I’ve changed in understanding that people who are different from you do not understand because they don't have the same experience. That helps to inform how I react. If I understand that they don't understand, then I can understand why they don't have that same reaction.

Give me an example of a potentially hurtful or offensive thing that a white person might say to a person of color.
“Can I touch your hair?” But I'm more into structural things that white people could just be oblivious to. For example, it's possible for children to go from Kindergarten through post-secondary school in this diverse, faith-based institution and never have an African-American teacher in a major content area. What message does that send?

An imaginary white person says, “What's the problem if the teacher is white, as long as they're a good teacher?”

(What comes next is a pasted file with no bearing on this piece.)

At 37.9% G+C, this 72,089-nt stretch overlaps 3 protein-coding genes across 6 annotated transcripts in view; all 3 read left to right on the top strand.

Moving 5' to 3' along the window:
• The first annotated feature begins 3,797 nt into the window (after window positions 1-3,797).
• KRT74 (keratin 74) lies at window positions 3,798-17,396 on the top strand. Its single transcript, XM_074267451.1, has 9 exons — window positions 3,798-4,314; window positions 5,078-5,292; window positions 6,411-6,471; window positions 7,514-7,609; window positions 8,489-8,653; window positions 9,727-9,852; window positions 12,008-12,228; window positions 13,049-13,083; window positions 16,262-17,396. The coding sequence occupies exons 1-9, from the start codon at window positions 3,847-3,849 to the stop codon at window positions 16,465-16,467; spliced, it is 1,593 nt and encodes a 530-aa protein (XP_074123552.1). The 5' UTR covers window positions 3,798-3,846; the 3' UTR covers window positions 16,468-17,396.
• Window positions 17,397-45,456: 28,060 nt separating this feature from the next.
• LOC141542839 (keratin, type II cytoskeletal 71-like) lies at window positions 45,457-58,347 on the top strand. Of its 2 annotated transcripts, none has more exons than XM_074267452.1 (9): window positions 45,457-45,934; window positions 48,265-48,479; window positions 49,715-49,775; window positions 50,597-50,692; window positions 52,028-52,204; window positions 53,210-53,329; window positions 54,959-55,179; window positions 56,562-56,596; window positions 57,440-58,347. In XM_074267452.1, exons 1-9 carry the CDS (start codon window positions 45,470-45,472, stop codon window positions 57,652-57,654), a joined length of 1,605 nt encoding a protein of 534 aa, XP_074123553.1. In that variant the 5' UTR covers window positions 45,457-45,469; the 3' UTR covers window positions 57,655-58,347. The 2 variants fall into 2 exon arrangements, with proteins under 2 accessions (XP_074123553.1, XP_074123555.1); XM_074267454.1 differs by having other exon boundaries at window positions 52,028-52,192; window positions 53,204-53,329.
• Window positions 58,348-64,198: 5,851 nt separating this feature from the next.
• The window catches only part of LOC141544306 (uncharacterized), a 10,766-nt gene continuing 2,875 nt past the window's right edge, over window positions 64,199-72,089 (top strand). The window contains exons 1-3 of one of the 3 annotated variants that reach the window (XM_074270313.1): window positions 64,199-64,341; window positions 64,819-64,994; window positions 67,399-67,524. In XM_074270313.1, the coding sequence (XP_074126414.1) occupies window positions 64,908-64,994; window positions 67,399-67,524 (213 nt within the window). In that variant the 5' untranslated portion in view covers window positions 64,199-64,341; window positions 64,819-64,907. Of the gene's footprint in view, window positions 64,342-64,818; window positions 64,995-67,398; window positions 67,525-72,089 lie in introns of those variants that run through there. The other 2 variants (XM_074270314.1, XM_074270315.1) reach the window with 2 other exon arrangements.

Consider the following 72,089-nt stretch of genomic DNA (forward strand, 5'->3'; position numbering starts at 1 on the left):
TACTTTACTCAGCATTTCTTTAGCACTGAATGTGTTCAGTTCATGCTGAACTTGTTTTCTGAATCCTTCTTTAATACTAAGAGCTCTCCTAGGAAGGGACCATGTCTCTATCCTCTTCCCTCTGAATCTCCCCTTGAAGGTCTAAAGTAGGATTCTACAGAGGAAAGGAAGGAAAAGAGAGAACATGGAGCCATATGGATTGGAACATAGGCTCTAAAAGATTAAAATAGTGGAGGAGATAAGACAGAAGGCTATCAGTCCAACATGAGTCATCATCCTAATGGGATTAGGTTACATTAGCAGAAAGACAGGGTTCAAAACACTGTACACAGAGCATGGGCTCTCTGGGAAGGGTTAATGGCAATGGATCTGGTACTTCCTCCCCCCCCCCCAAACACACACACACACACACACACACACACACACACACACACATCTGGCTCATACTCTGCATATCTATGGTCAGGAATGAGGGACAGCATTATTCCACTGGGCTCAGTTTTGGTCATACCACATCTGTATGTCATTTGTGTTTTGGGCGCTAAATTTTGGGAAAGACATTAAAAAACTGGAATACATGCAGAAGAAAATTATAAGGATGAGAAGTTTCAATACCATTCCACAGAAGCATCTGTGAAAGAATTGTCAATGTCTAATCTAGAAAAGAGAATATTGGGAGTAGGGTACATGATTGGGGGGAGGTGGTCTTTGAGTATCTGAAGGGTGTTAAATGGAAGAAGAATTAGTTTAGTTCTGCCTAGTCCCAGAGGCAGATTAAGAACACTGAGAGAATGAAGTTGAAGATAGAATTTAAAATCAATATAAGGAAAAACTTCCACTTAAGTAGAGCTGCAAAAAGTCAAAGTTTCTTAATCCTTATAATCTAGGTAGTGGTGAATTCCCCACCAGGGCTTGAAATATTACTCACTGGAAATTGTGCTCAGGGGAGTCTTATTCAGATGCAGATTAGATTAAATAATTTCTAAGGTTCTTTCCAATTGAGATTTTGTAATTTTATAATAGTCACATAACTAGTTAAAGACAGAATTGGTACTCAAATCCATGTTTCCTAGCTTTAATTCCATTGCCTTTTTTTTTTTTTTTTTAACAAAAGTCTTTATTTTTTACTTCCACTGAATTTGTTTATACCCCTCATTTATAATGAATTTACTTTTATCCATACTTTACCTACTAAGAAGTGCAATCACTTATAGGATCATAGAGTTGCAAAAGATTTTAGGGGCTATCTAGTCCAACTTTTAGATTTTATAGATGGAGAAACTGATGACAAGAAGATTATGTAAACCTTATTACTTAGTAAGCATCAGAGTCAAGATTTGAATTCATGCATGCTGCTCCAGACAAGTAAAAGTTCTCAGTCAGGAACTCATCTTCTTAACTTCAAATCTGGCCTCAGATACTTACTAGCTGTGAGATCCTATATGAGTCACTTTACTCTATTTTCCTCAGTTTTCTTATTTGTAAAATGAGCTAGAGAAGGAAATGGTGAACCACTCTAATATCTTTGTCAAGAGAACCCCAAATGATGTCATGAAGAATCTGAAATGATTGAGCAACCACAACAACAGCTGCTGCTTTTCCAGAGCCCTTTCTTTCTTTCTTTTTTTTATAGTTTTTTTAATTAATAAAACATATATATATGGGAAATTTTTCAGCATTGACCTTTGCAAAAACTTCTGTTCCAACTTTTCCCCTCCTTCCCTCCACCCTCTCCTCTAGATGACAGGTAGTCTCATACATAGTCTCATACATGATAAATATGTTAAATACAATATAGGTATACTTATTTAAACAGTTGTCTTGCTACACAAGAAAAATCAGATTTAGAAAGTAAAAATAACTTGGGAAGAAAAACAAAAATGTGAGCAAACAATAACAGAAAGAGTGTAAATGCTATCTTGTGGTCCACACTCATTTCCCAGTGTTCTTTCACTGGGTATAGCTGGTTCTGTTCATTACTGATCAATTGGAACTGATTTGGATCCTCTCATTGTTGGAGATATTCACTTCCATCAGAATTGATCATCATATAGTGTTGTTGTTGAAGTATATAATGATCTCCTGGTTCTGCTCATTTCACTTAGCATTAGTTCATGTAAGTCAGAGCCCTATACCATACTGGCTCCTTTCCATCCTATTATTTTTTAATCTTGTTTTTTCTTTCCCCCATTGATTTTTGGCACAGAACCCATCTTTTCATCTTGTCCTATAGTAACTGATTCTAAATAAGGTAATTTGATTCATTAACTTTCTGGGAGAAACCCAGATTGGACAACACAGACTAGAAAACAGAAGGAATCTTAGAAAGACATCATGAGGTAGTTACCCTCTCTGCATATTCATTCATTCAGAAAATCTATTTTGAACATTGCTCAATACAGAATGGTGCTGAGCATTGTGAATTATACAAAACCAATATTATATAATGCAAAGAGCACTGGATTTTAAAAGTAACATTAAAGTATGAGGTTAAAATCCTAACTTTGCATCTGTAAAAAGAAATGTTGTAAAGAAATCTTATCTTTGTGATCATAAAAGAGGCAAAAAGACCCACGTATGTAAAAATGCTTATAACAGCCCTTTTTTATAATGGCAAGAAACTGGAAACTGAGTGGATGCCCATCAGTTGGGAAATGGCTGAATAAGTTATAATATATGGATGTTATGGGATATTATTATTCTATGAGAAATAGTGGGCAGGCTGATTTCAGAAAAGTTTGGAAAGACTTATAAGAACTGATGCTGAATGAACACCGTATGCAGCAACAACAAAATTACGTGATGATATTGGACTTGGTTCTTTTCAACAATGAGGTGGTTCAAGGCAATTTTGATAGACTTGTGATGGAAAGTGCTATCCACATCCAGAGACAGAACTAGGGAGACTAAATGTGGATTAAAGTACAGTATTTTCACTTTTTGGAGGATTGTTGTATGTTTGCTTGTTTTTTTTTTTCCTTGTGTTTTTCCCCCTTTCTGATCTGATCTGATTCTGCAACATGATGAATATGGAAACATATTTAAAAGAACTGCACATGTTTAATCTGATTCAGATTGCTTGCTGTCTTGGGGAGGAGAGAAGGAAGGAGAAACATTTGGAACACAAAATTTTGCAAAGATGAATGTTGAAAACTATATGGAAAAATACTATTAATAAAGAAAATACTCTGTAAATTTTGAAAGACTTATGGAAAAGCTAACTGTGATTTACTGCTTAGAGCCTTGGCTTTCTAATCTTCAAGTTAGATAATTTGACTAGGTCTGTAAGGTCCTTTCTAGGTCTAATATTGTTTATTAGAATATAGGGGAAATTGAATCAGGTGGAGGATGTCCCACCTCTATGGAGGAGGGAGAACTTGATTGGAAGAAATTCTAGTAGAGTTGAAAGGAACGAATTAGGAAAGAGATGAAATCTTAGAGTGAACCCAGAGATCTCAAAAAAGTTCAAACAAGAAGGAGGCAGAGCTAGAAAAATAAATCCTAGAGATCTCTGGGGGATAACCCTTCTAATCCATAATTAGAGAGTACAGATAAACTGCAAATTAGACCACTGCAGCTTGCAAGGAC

If I never have a teacher who shares my cultural experience or a similar experience it makes me feel like maybe I can't make it. The fact that you made it and you look like me helps me understand that I can make it, I can overcome whatever odds. You came from another country, you have a second language, or you came from an urban setting, OK? So all of these challenges and obstacles that you overcame I can overcome, right? Someone from your cultural experience can talk to you and relate to you in a way that is more meaningful for you and they can actually connect with you in a better way and say, “Look, despite this and that and this and that you can make it and this is how, because experientially I know what you're going through and this is how I did it; maybe this will work for you.” But if you don't have that experience, then you're going to tell me to do it the way you did it and I might not have those resources, I don't have that perspective, I might not have had any of what you're telling me, and it's good advice—but may not work for me.